In the first quarter of this year, RemaPak, a Sydney-based producer of polystyrene coffee cups, and Claypave, a Queensland-based brick and paving manufacturer, went into administration. Both cited rising gas costs as an important contributing factor.

Many other manufacturers are close to making critical decisions on their future operations. If wholesale gas prices do not soften, it is just a matter of time before they follow RemaPak and Claypave.

If more businesses start to fail, pressure will inevitably ramp up again on governments to do more.

Exacerbating this situation is the uncertain longer term supply outlook.

In late March, AEMO released its 2019 GSOO for eastern and south-eastern Australia, warning about potential looming shortages in the east coast. The GSOO forecasts that gas shortages in the southern states could arise as soon as around 2024 in the absence of major pipeline infrastructure upgrades to allow more gas to flow from Queensland, or new sources of supply emerging.

AEMO is not alone in its forecasts. EnergyQuest’s March 2019 quarterly report forecasts gas shortages in the southern states even earlier than 2024 and forecasts broader east coast-wide shortages beyond 2026.

2. Sustainable domestic prices and more investment in gas development and infrastructure are required

This brings me to my next topic; what the industry can do to provide immediate price relief to domestic manufacturers and avoid potential looming gas shortages in the longer term.

In the short term, if gas suppliers do not want to drive domestic gas buyers out of the market, then they should not offer prices that see businesses close.

A number of C&I gas users have told us that some gas suppliers were quick to put the domestic prices up when expectations about export parity prices were increasing last year. These expectations have fallen significantly over the past six months. The 2020 average of expected LNG netback prices at Wallumbilla fell from around $11 per gigajoule in October 2018 to around $9 per gigajoule as at the end of April 2019, where, based on our latest information, it is still sitting.

We expect that those same suppliers have revised their prices down this year to reflect these latest expectations as quickly as they escalated them last year.

Suppliers should also be mindful how they engage with prospective customers. Refusing to respond to requests for offers, and instead insisting that users participate in the supplier’s own expression of interest processes, does not create an impression that a gas supplier is actively participating in the domestic market. Worse, it can indicate a level of contempt for the local market.

Everyone in this room knows that the best way to avoid potential looming shortages flagged by AEMO is to bring on additional supply by accelerating investment in gas exploration and development. Current domestic gas prices should be providing strong signals for this investment to occur.

For our December report, we asked suppliers to provide us with their estimates of production for the period from 2020 to 2030 from proved and probable reserves as well as contingent and undiscovered resources.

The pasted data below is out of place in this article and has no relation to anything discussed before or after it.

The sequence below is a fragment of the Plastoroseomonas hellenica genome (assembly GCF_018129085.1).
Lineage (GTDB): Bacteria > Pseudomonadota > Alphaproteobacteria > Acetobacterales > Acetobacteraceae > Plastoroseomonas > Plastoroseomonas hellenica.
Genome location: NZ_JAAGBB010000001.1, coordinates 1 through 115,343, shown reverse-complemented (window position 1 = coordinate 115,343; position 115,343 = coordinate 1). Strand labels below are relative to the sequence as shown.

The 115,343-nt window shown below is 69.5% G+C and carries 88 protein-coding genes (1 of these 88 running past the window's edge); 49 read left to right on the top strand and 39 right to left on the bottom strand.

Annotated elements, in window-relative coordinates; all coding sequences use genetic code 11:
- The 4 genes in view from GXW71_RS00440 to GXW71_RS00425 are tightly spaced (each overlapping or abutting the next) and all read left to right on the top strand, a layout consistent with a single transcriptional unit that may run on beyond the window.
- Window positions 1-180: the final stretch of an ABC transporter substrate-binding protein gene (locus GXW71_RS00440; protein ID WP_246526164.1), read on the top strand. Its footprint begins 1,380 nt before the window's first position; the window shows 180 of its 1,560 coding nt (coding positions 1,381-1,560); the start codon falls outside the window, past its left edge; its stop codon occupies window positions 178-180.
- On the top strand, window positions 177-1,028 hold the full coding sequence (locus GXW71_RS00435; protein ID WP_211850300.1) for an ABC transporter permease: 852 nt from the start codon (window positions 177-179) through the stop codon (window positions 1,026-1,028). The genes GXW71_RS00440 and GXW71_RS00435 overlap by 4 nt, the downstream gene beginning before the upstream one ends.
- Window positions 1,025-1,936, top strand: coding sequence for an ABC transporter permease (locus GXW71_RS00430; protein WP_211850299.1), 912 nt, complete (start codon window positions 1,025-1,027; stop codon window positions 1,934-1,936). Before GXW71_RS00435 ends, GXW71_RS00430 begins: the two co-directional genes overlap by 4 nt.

Consistent with AEMO’s forecasts in its recent GSOO, current estimates of production from proved and probable reserves are not likely to be sufficient to meet the expected demand over the next decade. This is particularly critical for gas users in the southern states, who are likely to become increasingly reliant on gas from interstate or overseas in the absence of new developments.

A number of producers flagged that they expect to produce gas from contingent and undiscovered resources. This includes additional quantities of gas from basins in the southern states that are currently in decline.

Investment to convert contingent and undiscovered resources into proved and probable reserves is critical for the domestic market, particularly in the southern states and, indeed, was needed a number of years ago.

We will be watching with interest whether producers carry out those investments as planned.

If additional supply does not come on in the southern states in a timely manner, then, as AEMO has flagged in its March GSOO, further investment in infrastructure will be required. If more gas will need to flow from Queensland, then there will likely be a need to expand pipeline capacity on the key pipelines and increase storage capacity in the southern states. Alternatively, gas could be imported into the southern states through an import terminal and, as you are well aware, there are currently five proposals to do so.

However, I wish to emphasise a critical point. The level of future domestic prices in the southern states will depend on the marginal source of supply in the southern states. Producing additional gas in the south is likely to result in much better pricing outcomes for domestic gas users than transporting gas from Queensland or importing it through an LNG import terminal.

Therefore, I urge the producers to carry out the investment in gas production they planned. Also, as I have done for some time now, I urge state governments to play their role in providing access to gas resources by adopting policies that consider and manage the risks of individual gas development projects, rather than implementing blanket moratoria and regulatory restrictions.

3. The ACCC to continue to promote transparency, monitor progress of reforms and monitor the operation of the market

I now turn to the role the ACCC has been playing, and continues to play, in the market.